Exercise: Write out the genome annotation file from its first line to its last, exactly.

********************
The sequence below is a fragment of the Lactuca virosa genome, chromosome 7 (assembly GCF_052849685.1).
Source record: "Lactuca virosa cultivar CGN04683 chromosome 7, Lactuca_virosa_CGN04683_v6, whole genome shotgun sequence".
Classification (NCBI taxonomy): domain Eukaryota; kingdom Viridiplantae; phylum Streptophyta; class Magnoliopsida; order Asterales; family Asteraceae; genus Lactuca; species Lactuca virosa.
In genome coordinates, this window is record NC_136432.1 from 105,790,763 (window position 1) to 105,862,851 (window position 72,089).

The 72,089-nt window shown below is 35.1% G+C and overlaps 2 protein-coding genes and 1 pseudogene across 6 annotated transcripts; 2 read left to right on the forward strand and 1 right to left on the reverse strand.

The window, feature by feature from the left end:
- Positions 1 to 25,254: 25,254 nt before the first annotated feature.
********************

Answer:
The sequence below is a fragment of the Lactuca virosa genome, chromosome 7 (assembly GCF_052849685.1).
Source record: "Lactuca virosa cultivar CGN04683 chromosome 7, Lactuca_virosa_CGN04683_v6, whole genome shotgun sequence".
Classification (NCBI taxonomy): domain Eukaryota; kingdom Viridiplantae; phylum Streptophyta; class Magnoliopsida; order Asterales; family Asteraceae; genus Lactuca; species Lactuca virosa.
In genome coordinates, this window is record NC_136432.1 from 105,790,763 (window position 1) to 105,862,851 (window position 72,089).

The 72,089-nt window shown below is 35.1% G+C and overlaps 2 protein-coding genes and 1 pseudogene across 6 annotated transcripts; 2 read left to right on the forward strand and 1 right to left on the reverse strand.

The window, feature by feature from the left end:
- Positions 1 to 25,254: 25,254 nt before the first annotated feature.